And manage these distempers with that skill,
That while they seem to cross, they act his will.
Observe that filver thread, that steers and bends
The worst of all disorders, to such ends,
That speak his justice, goodness, providence,
Who clofely guides it by his influence.
And though these storms are loud, yet listen well,
There is another message that they tell :
This world is not thy country ; 'tis thy way;
Too much contentment would invite thy stay
Too long upon thy journey ; make it strange,
Unwelcome news, to think upon a change :
Whereas this rugged entertainment fends
Thy thoughts before thee to thy journey's end;
Chides thy desires homewards; tells thee plain,
To think of resting here it is but vain ;
Makes thee to set an equal estimate
On this uncertain world, and a just rate
On that to come; it bids thee wait and stay,
Until thy Master calls, and then with joy
To entertain it. Such a change as this,
Renders thy loss, thy gain ; improves thy bliss.

OF OF

THE REDEMPTION OF TIME:

HOW, AND WHY IT IS TO BE REDEEMED.

I WOULD

WOULD consider these particulars: 1. What that Time is which we are to redeem. 2. What it is to redeem that Time. 3. How that Time is to be redeemed. 4. Why that Time is thus to be redeemed.

The first of these, What that Time is, that is to be redeemed. The philosophers trouble themselves much what Time is, and leave it very difficult; but we shall not need to trouble ourselves with that enquiry. The Time that is here meant, seems to be under this double relation : First, in relation to some apt season for any thing to be done ; and then it is properly called opportunity, which is nothing else but the coincidence of some circumstances accommodated to fome action suitable to it: as the Time for the husbandman to reap his corn, is when the corn is ripe, and the weather seasonable; it is Time for the smith to forge iron when it is hot, and therefore malleable. And so in matters moral; it is a Time to show mercy when an object of misery occurs, and a power to give relief. This, as I take it, is that which the Greeks call naipes, or opportunity. Secondly, in relation to that continuance of the duration of the reasonable creature in life, in this world, or the Time of our life.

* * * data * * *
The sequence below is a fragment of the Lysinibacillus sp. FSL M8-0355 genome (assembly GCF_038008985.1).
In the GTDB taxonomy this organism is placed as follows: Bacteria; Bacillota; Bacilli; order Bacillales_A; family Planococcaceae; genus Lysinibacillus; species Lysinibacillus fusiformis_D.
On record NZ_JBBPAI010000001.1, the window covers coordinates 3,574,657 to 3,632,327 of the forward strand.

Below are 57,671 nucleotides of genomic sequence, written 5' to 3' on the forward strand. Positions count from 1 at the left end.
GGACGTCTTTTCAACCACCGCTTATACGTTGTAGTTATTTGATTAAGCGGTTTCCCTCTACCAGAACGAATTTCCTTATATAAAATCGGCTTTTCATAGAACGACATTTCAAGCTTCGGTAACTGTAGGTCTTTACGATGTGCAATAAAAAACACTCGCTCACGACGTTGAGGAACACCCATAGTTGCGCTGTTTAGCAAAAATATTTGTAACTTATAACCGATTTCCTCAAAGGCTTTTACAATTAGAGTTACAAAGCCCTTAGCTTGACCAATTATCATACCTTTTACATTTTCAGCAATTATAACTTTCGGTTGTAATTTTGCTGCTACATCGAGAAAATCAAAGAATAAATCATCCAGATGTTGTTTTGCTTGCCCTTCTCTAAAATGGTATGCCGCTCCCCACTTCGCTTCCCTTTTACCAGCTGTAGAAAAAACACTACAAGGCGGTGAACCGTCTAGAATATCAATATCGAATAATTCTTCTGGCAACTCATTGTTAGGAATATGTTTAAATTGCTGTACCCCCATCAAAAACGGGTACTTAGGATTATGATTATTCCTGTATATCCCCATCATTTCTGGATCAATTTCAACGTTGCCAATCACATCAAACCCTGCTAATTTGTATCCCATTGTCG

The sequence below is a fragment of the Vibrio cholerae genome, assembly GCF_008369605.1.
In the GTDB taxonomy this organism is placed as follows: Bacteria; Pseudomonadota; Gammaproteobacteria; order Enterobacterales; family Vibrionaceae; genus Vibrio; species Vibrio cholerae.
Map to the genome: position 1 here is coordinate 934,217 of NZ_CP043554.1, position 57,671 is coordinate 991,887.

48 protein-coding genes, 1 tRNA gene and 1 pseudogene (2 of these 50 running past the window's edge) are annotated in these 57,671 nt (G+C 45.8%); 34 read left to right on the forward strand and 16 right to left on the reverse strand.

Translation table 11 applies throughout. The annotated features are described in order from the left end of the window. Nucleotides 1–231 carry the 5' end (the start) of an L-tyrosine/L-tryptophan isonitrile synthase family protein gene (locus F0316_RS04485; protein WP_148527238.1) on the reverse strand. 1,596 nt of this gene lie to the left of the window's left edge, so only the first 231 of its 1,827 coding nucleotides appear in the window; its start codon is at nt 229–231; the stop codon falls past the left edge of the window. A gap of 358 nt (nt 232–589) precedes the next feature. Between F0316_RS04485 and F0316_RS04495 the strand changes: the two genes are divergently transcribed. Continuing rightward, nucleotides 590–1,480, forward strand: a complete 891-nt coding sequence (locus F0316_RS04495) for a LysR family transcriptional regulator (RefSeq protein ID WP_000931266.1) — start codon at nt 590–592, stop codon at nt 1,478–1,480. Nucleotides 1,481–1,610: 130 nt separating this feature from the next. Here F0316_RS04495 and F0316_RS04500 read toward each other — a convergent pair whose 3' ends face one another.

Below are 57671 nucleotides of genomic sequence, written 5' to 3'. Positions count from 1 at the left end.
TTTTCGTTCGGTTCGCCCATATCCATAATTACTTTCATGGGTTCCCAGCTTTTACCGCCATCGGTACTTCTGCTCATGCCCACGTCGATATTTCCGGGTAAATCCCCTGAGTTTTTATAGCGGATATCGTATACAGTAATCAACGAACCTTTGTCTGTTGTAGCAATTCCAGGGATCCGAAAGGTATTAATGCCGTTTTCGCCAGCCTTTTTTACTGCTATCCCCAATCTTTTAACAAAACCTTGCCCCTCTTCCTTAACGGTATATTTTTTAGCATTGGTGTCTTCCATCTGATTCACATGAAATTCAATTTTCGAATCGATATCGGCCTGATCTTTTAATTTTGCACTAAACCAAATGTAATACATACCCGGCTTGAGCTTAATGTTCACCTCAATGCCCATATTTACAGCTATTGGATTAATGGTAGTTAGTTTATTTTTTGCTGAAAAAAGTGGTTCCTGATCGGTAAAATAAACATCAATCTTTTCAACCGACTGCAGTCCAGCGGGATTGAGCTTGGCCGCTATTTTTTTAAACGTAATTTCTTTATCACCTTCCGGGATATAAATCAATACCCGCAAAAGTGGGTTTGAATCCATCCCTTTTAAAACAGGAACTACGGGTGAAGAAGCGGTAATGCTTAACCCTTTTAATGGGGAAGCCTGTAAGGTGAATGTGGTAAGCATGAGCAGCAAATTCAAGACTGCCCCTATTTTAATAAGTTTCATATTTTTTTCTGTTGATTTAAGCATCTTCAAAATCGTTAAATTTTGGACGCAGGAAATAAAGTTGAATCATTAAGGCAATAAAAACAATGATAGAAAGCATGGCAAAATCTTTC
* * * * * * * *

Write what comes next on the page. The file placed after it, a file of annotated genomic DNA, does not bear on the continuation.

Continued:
II. To redeem Time, therefore, is in relation to both these ; viz. 1. In relation to seasons and opportunities ; the redemption of Time in this respect is, 1. Diligently to watch and observe all fitting seasons and opportunities of doing all the good we may, whe

ther